OASIS Mailing List ArchivesView the OASIS mailing list archive below
or browse/search using MarkMail.


Help: OASIS Mailing Lists Help | MarkMail Help

[Date Prev] | [Thread Prev] | [Thread Next] | [Date Next] -- [Date Index] | [Thread Index]
RE: [xml-dev] [Summary] Why is Encoding Metadata (e.g. encoding="UTF-8") put Inside the XML Document?

So we know that the first character in an xml document must be <.
Which has the ASCII value of 60.

So a parser will keep reading in bytes until it gets up to 60.  

ASCII is 00111100 
UCS-2 is 00000000 00111100

So with ASCII (or UTF-8), we encounter 60 which is in the first byte.
After that characters will be considered to be one-byte long until we
read in the correct encoding attribute.

With UCS-2, read up to 60, see that it took two bytes, and now all
characters are two-bytes long.

Is this correct?

Thanks again,

-----Original Message-----
From: Philippe Poulard [mailto:philippe.poulard@sophia.inria.fr] 
Sent: Thursday, September 20, 2007 12:00 PM
To: Rudick, Tom
Cc: xml-dev@lists.xml.org
Subject: Re: [xml-dev] [Summary] Why is Encoding Metadata (e.g.
encoding="UTF-8") put Inside the XML Document?

Rudick, Tom a écrit :
> If the HTTP headers do not indicate what the encoding of the document
> is, you must read the document (at least the first line) and figure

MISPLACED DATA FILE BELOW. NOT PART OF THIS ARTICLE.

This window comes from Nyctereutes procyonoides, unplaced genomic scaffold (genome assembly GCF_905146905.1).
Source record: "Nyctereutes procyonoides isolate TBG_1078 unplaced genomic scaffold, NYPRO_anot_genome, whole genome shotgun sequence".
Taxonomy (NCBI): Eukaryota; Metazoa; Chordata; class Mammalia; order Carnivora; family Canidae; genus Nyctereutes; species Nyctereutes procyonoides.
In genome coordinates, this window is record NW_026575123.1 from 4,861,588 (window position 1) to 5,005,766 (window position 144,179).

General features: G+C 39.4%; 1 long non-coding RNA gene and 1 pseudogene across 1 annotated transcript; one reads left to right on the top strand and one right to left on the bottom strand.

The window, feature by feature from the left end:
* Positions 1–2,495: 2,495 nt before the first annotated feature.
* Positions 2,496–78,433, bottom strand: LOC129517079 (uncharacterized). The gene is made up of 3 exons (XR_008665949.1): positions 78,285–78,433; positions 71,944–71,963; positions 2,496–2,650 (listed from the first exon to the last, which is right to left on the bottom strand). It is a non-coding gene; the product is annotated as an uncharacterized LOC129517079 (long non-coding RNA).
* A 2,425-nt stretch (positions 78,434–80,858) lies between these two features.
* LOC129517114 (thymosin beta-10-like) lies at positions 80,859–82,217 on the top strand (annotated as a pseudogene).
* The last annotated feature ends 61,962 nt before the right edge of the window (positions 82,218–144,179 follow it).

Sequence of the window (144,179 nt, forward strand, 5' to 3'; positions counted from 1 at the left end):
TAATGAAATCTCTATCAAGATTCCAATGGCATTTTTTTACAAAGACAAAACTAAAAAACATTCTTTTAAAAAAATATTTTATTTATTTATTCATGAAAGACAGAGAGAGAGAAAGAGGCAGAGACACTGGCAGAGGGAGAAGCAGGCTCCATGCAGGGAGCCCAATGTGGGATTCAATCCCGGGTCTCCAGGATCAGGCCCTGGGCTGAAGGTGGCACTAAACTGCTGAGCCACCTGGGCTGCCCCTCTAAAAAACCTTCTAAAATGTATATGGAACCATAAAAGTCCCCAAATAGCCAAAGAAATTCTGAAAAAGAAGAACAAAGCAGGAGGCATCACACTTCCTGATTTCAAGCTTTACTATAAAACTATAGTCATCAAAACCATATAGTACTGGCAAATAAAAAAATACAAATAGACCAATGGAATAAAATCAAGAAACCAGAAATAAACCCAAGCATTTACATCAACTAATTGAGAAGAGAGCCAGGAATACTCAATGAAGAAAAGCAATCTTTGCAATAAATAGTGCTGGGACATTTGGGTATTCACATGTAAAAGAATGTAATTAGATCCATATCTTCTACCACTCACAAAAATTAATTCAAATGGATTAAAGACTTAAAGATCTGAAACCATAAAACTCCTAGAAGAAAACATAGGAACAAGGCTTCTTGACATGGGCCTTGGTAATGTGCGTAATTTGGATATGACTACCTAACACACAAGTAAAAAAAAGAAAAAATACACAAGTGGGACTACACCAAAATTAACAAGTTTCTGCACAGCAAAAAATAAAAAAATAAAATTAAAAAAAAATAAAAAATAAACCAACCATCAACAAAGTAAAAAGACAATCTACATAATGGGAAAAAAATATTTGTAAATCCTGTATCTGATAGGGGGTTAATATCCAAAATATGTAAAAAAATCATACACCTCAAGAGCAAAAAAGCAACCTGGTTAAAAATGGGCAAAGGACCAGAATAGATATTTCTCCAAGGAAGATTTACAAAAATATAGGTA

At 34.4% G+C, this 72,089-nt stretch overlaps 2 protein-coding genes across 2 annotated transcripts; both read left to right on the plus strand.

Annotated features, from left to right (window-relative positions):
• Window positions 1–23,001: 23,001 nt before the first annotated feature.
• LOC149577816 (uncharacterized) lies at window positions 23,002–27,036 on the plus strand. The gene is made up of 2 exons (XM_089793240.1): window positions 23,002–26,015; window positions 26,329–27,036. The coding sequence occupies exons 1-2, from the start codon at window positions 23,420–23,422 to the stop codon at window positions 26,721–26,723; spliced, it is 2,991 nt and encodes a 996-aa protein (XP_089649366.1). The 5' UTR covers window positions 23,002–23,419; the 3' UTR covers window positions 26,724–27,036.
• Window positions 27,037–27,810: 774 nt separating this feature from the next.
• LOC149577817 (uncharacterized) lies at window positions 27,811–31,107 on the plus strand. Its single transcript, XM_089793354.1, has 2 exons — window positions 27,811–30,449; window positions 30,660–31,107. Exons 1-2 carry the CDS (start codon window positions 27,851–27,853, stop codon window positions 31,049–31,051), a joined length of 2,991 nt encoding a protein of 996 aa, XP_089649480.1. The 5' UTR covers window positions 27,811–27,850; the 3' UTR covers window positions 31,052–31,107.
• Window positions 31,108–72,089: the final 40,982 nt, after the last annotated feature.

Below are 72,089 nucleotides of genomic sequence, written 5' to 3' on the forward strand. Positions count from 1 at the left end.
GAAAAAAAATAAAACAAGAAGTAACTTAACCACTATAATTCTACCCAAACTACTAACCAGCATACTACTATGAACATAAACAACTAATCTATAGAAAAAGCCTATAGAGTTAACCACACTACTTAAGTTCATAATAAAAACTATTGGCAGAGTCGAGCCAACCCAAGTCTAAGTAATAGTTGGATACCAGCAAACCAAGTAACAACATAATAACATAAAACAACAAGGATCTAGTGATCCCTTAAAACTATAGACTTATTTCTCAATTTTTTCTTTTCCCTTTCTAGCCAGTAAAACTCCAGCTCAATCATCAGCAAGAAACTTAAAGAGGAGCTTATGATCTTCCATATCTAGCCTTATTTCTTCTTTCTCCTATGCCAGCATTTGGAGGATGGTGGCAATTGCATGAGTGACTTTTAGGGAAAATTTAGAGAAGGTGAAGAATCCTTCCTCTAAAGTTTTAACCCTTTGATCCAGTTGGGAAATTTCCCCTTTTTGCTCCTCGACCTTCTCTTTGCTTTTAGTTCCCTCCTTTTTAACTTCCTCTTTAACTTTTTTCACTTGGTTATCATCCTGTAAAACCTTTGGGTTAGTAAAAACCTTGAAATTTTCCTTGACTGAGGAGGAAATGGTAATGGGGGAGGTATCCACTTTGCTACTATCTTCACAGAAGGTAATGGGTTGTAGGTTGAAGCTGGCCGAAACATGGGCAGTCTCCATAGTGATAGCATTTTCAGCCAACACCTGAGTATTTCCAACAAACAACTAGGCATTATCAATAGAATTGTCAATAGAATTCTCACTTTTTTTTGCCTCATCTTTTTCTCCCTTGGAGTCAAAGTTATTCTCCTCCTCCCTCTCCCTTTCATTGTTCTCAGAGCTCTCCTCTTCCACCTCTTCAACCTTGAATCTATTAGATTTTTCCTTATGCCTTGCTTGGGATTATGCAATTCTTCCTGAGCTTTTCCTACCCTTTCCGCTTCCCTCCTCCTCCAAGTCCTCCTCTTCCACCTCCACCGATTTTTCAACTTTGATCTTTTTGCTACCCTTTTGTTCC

> what the encoding is.  However, how is this accomplished?  If you
> know the encoding of the document to begin with, how can you read
> the first line?
> After reading this http://www.w3.org/TR/REC-xml/#sec-guessing, it
> that instead of reading what <?xml encoding="utf-8"?> has to say,
> parsers simply look at the first few octets of the document and
> it to several known encodings of the text <?xml.  Then, they just
> continue to read the rest of the document.

Not exactly : the first few octets will indicate if <?xml 
encoding="blah-blah"?> is coded on 1, 2, or even 4 bytes (for UCS) ;
charset of the sequence <?xml encoding="blah-blah"?> is limited to 
ASCII-7 bits, which is fortunately compatible with UTF-8, ISO-8859-1
some others, and easily decodable if coded on 2 or 4 bytes, because the

same sequence is mapped to ASCII-7 bits, whatever the number of bytes 
(zero-extension) ; for example :
Bits Encoding    Hex Dec Char
  7   US-ASCII     41  65  A                              1000001
  8   ASCII 8bits  41  65  A                             01000001
16   UCS-2        41  65  A                    00000000 01000001
32   UCS-4        41  65  A  00000000 00000000 00000000 01000001

So, the encoding can be read (if any)

I guess some parsers have additional heuristics for reading
the sequence <?xml encoding="blah-blah"?> ; maybe some try-catch to 
apply with the set of charset they know ?


              (. .)
|      Philippe Poulard       |
        Have the RefleX !

[Date Prev] | [Thread Prev] | [Thread Next] | [Date Next] -- [Date Index] | [Thread Index]

News | XML in Industry | Calendar | XML Registry
Marketplace | Resources | MyXML.org | Sponsors | Privacy Statement

Copyright 1993-2007 XML.org. This site is hosted by OASIS